4 min read | 25 February, 2019 By Jonathan Richards
There is so much literature on company culture. And much of it is created by those who haven’t had the amazing, but daunting, task of steering small business growth. That's why we thought we'd pass the keyboard over to the creator of our own successful small business culture - Breathe's CEO and founder, Jonathan Richards. So here it is - straight from the man himself.
Now I’m an avid consumer of business books, podcasts and videos but when it comes to understanding company culture there’s nothing that beats real life experience. Rather than positioning myself as another expert, I thought I’d share my top 7 lessons from my Breathe journey. What a difference 6 years and a great team can make.
It’s taken me many years and a number of start-ups to get my head around the fact that every business has a culture, whether they know it or not. Whenever you get a group of people together, they start to create norms – the idea that teams go through the three stages of storming, norming and finally (hopefully) performing. Whether you want it to or not, your business will eventually develop a culture so why not have a hand in how it develops?
Just when you think everything is rocking and rolling, you’ll get hit by a culture curve ball. That’s the thing about company culture, it’s a living beast that needs to be looked after.
In the early stages you need to treat it like you would a toddler – loads of encouragement and praise but with a healthy set of boundaries. Our goal is to grow Breathe in a fast but sustainable way. In year 4 we grew the team from 12 to 24 people in just 9 months. You can imagine that this stretched us in ways that we could never have imagined.
My big lesson was that culture needs to be codified if it is to be passed onto new team members – nothing too heavy, just enough to show ‘how we do things around here’.
It might be a cliché, but success starts at the top. In a small business, all eyes are on the leadership team, so they need to live and love the culture. That doesn’t mean you need to be 100% on message, nobody’s perfect! The goal is to be mindful and acknowledge when you slip – your people will appreciate you all the more for showing authenticity and vulnerability.
I was listening to a podcast interview this morning with one of the founders of SoulCycle (they’re recognised as having a great company culture). She went to great lengths to stress that ‘culture gets caught, not taught’. How people act is way more important than the values hung on the wall.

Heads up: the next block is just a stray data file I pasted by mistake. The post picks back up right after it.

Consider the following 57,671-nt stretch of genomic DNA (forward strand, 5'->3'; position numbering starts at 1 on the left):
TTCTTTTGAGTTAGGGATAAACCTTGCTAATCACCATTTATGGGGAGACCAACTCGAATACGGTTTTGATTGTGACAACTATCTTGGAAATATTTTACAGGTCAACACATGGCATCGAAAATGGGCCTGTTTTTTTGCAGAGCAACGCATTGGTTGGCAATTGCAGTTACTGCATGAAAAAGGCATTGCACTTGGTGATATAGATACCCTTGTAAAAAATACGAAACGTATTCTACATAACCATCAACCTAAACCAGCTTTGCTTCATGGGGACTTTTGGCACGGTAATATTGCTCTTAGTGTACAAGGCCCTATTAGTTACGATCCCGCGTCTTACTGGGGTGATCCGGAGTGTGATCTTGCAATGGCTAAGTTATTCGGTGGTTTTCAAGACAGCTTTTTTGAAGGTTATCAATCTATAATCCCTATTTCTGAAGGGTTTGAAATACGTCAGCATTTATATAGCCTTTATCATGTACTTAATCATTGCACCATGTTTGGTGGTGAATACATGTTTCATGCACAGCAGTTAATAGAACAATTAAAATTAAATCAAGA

Recognising and rewarding behaviour that lives up to your values will always gain acknowledgement and appreciation from everyone in your team. Remember its ‘the way things get done around here’ not the way we say things should be done.
Great cultures mature over time so don’t be too rigid with the rule book. Many factors influence our businesses (e.g. pace of growth, business health, economic conditions) and they can all benefit from a bit of breathing space.
Mark Andreessen, the guy credited with inventing the web browser, said that entrepreneurs need “strong opinions, loosely held”. In other words, know exactly what you want but remain open to change. Protect your culture with all your might until you see a way of improving it. Word of caution – it’s all about evolution, not revolution.
Culture is recognised for the ‘whys’ and ‘hows’ but many people fall into the trap of starting with the ‘whats’. Edgar Schein's organisational culture model talks about culture in terms of assumptions, values and artifacts.
Start building your culture around core assumptions (perceptions, thoughts, feelings & beliefs), then add values (strategies, goals, philosophies & justifications) and finally think about artifacts (structures, processes and visible signs). Beanbags, pool tables and beer fridges sit neatly under the artifacts heading but are certainly not the be-all.
For more inspiration, take a look at the great TEDx talk by Helen Martin ‘What if your job made you happier?’
As business leaders we put a huge amount of effort into recruiting the right people, so why do we treat them like children when they start working for us? We create businesses with layers and numerous procedures that seem hell-bent on keeping those employees in their place like they were children on the naughty step. It’s well accepted that people want autonomy, mastery and purpose in their work. So, why not start with the assumption that everybody comes to work to do an amazing job.
I love how Patty McCord describes this in her TED video ‘8 lessons in building a company people enjoy working for’.
In my mind, there is no better way for leaders of SMEs to spend their time than in curating a great company culture. Funnily enough, our Breathe Culture Economy Report support this too:
‘The evidence is there. A strong organisational culture drives positive results across the spectrum of business metrics. Your culture is directly linked to sustained organisational success – however you measure success or growth.’
The steps required to build a great company culture are simple to say but certainly aren’t easy to action.
The best advice I can give is to just start – the first step is the hardest but remember experience inevitably leads to the greatest education of all.